Backaches, sleepless nights, upset stomach. Just reading about the physical manifestations of stress can trigger a headache. Unchecked, stress can contribute to serious health conditions including high blood pressure, diabetes, and heart disease.
There’s another, less obvious part of our body both affected by stress and a sign of it: our pearly whites.
“Sometimes people end up with issues that they didn’t even know were dental, and they didn’t even know they were stressed,” says Danine Fresch Gray, a general dentist who owns Clarendon Dental Arts.
Clenching or grinding the teeth, a common dental problem that can be related to stress, can cause headaches, chipped or flattened teeth, and tight jaw muscles. Improper bites and the breakdown of the temporomandibular joint connecting the skull to the jawbone may contribute to these dental woes, says Richard Rogers, a dentist in Frederick. Stress exacerbates grinding in those situations.
Rogers recently saw a college student home for break who was experiencing jaw pain and clenching during his exams. “The analogy might be gas on the fire,” Rogers says. “There’s already a fire burning and they are doing some damage, but it’s not that dramatic. Then they go through a period of stress, and they start grinding harder and they wake up with a headache and say that it’s stress causing it.”
Certain drugs taken for depression and anxiety, including Prozac and Zoloft, also may lead to jaw-clenching and teeth-grinding. “It’s just a side effect of the drug,” says Fresch Gray. “That’s a big one—lots of people don’t know that.”
Teeth-grinding and clenched jaws aren’t the only oral-health manifestations of stress. A 2007 review of scientific studies found that there’s a relationship between stress and periodontal disease, which includes gum and tissue infections such as gingivitis. Recent research from Canada also found that participants with more perceived stress reported poorer oral health and greater oral pain compared with participants who had less stress. Alex Vasiliou, lead author of the study, explained in an e-mail that cortisol—a hormone involved in the body’s stress response—impairs the immune system, making a person more susceptible to gum disease.
Rogers says that someone stressed out or sick might be more apt to disregard proper oral hygiene, leading to inflamed gums or tooth decay: “They’ll just stop caring about things, and oral health falls into that.”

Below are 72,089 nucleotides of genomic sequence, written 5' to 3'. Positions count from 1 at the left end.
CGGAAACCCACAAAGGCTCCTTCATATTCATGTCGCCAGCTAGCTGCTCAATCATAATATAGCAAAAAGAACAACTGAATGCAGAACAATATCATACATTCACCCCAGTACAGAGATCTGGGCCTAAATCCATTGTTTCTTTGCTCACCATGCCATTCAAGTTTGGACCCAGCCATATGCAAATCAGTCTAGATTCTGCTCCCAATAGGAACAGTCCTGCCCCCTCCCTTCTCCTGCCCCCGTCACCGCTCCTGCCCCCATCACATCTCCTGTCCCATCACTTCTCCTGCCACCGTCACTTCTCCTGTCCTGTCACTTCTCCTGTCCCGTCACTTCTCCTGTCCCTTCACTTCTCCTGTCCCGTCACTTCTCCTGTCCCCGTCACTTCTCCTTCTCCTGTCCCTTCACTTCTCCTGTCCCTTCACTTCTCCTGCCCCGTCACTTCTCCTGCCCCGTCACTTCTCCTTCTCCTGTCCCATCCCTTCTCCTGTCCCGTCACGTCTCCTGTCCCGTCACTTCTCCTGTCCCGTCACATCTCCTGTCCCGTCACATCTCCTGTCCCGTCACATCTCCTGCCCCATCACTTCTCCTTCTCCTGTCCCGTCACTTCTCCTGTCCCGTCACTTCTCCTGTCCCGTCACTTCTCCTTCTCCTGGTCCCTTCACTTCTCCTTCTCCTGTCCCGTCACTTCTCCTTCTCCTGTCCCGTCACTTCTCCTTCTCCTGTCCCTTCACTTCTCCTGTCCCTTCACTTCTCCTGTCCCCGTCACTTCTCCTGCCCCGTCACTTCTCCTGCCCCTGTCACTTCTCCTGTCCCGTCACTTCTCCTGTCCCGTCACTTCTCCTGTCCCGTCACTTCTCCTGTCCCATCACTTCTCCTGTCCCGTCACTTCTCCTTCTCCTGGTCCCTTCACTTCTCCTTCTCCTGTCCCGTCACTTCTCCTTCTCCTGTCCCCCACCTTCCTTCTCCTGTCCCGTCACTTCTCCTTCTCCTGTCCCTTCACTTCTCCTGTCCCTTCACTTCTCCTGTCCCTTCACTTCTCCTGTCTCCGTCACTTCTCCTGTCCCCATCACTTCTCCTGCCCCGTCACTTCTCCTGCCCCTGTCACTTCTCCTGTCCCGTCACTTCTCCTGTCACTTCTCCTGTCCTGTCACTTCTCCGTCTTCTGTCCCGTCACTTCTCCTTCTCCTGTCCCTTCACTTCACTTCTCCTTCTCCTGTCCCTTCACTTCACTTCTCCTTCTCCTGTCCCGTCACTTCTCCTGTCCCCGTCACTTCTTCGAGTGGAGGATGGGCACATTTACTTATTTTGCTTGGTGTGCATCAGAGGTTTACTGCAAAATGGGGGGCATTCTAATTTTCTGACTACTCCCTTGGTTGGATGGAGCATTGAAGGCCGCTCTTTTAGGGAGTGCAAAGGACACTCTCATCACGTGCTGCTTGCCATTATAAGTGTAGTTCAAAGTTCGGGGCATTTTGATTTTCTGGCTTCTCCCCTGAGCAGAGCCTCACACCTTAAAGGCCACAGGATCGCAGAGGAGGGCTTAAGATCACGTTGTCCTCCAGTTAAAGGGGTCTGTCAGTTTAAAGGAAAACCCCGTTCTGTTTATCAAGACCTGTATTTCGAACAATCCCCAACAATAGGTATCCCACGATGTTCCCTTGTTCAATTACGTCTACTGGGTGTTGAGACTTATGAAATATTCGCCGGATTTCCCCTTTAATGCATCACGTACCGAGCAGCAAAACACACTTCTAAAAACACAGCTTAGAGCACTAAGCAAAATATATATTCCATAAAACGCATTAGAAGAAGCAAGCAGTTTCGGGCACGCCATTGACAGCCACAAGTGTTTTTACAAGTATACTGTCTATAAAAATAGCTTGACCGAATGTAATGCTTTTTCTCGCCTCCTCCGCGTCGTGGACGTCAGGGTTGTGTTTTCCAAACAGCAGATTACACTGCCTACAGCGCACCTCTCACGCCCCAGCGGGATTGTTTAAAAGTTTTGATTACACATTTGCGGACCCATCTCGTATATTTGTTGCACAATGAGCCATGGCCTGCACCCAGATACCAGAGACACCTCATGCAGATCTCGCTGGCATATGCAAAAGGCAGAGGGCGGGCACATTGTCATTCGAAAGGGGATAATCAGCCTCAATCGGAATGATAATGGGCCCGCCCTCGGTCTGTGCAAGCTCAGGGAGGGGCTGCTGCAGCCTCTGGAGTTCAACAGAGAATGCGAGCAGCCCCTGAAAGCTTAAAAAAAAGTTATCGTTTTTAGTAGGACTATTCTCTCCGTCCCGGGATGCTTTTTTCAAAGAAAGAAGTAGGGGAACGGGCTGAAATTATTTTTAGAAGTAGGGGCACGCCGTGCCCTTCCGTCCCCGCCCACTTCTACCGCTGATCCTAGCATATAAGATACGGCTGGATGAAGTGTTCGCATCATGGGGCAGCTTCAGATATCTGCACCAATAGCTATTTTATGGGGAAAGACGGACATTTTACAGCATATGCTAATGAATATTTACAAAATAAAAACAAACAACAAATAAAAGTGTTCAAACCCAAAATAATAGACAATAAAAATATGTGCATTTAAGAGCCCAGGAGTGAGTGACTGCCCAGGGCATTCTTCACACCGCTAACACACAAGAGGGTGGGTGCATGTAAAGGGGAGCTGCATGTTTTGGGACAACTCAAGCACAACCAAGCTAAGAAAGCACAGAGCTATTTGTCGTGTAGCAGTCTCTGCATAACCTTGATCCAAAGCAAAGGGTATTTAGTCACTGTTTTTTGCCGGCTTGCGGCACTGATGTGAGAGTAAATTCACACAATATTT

Fresch Gray has seen the number of patients with stress-related symptoms increase in the past year. Although it’s tempting to blame Twitter rants and turbulent politics, other factors no doubt contributed.
According to a recent “Stress in America” report from the American Psychological Association, Americans on average reported more physical symptoms of stress in 2017 compared with 2016, including anxiety, anger, and fatigue. The most common sources were the “future of our nation,” money, and work. It was the first significant increase in stress levels found by the APA since the inaugural survey in 2007.
While there are no Washington-specific numbers, a national survey in January 2017 found that 62 percent of urbanites were stressed by the election of Donald Trump, compared with 45 percent and 33 percent of people in suburban and rural areas, respectively.
Because of the connections between psychological stress and physical and oral health, a dentist must consider the whole person when a patient presents a stress-related dental issue. “One of the sayings is you never see a tooth walk through the door—it always has a human attached,” says Rogers. Teeth-grinding, for example, can be a sign of a sleep disorder. When someone has sleep apnea, the body’s effort to clear the airway may include grinding the teeth. “We monitor [patients’ sleep] and we say, ‘Here’s where you stopped breathing and gasped for air, and then you grind your teeth.’ ”
To treat a problem, Fresch Gray may look beyond dental fixes at such things as a patient’s diet and whether the person has diabetes, which can increase the risk of gum disease. “It’s not that you’re always stressed out,” she says. “It could be that you’re taking some drugs that you don’t know are making you clench, that you have diabetes or an autoimmune disease causing stress, or there are some extraneous external things like circadian rhythms and PTSD—all these things cause stress on your body that eventually shows in your mouth.”
She recalls one patient who recently came into her office. A veteran who served in Afghanistan, the man was having trouble sleeping and was clenching his jaw. “I asked about PTSD, and he had it,” Fresch Gray says. “That stress is daily in his life, and we kind of got to the root of it, but I’m not necessarily the person to help with that.” She recommended he participate in a sleep study to diagnose any sleep disorders.
“I could have gotten him a mouth guard,” says Fresch Gray, “but that’s not going to solve the problem.”
This article appears in the March 2018 issue of Washingtonian.